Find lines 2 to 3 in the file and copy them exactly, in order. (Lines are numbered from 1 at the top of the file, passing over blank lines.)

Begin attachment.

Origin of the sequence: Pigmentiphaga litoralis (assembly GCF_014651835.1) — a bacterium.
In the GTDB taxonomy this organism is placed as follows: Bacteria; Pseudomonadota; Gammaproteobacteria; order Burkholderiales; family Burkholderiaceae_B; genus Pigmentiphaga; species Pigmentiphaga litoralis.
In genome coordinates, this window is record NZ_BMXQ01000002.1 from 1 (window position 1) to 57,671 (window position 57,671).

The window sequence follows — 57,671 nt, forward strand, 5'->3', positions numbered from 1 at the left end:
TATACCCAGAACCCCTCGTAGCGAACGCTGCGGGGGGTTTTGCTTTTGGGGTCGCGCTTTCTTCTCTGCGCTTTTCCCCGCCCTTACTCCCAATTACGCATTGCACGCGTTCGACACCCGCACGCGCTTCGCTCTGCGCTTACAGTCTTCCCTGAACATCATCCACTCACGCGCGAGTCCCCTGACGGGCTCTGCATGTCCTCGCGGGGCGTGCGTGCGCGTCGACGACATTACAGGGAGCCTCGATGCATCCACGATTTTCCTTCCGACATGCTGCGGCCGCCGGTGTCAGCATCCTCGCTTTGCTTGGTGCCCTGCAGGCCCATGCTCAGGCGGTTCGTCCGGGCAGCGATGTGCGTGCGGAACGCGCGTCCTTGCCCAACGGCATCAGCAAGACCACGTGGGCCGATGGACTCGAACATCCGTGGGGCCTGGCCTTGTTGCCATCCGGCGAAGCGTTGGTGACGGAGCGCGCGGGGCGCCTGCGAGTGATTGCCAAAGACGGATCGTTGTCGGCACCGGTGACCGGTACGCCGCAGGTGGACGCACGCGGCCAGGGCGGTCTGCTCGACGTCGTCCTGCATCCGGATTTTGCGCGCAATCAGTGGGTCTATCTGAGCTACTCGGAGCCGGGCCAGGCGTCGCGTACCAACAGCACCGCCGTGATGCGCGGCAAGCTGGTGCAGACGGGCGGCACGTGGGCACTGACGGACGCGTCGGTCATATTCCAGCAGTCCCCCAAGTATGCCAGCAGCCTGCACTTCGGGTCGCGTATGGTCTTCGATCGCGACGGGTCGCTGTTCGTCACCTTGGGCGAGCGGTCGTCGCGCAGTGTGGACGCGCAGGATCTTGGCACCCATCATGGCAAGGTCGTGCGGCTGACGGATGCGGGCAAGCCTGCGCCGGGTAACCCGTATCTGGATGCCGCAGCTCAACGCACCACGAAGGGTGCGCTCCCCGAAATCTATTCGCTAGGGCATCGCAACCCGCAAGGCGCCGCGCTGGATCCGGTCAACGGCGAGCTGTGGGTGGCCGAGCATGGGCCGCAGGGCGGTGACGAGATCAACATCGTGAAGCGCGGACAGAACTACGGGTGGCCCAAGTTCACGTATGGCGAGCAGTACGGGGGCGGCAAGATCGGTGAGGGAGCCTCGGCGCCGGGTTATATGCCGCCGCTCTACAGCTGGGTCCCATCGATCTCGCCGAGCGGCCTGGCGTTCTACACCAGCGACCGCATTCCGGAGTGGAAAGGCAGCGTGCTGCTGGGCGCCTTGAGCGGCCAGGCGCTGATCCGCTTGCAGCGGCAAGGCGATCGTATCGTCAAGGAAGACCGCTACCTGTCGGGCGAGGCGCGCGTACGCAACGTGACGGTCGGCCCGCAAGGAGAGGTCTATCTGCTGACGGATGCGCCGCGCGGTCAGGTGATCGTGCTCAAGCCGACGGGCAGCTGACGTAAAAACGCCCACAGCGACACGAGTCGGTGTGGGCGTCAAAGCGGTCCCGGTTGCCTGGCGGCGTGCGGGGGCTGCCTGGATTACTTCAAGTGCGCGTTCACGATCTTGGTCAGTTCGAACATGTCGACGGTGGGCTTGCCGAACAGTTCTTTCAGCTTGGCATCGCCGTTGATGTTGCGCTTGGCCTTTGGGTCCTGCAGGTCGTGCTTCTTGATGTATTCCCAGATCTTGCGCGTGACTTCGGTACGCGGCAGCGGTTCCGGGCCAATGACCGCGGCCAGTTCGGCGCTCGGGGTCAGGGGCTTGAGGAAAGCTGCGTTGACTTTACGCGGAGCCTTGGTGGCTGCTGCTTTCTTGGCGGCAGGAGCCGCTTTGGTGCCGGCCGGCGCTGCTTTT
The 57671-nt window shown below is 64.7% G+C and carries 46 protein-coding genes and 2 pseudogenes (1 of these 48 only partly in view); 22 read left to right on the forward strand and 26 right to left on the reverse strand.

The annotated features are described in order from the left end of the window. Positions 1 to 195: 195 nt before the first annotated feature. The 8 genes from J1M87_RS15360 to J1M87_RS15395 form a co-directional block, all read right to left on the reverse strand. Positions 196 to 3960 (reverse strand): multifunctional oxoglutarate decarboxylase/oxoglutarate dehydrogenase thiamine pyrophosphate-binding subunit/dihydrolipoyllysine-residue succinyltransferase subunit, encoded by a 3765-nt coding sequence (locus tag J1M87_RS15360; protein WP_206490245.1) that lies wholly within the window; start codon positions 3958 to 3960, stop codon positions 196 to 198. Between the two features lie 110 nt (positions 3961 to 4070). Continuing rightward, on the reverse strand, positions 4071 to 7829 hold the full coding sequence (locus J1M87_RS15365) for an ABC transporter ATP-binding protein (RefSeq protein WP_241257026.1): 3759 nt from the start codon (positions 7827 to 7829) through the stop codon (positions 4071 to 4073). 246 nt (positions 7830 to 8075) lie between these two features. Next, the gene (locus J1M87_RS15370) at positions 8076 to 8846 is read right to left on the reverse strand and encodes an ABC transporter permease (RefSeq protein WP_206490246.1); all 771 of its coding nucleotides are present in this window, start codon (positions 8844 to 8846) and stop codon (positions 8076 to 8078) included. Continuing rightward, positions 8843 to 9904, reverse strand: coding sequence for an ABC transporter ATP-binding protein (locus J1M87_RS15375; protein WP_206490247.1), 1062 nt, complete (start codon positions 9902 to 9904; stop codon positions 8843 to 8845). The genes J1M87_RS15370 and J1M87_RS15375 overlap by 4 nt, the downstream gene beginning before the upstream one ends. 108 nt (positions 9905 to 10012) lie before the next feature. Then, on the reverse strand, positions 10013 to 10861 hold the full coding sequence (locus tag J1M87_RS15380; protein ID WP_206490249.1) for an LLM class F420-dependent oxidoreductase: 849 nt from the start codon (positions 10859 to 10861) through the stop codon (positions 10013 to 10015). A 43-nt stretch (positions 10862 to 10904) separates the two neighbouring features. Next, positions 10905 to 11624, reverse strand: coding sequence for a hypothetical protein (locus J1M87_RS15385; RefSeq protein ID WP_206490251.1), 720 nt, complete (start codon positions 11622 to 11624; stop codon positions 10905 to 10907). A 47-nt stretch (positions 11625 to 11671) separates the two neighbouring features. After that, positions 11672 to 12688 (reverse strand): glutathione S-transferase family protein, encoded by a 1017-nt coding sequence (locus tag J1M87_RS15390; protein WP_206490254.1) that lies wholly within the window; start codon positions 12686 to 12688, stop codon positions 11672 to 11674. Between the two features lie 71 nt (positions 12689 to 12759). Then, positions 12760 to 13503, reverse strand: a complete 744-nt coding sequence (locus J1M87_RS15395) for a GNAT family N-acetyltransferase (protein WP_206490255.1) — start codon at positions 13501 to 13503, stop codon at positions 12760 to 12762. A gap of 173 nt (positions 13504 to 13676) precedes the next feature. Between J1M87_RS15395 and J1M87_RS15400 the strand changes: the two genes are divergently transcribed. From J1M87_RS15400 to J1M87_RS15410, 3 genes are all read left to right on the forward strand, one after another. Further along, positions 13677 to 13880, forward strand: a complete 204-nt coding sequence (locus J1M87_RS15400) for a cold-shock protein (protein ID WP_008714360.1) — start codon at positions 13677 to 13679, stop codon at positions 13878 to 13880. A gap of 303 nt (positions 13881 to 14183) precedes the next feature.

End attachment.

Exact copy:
In the GTDB taxonomy this organism is placed as follows: Bacteria; Pseudomonadota; Gammaproteobacteria; order Burkholderiales; family Burkholderiaceae_B; genus Pigmentiphaga; species Pigmentiphaga litoralis.
In genome coordinates, this window is record NZ_BMXQ01000002.1 from 1 (window position 1) to 57,671 (window position 57,671).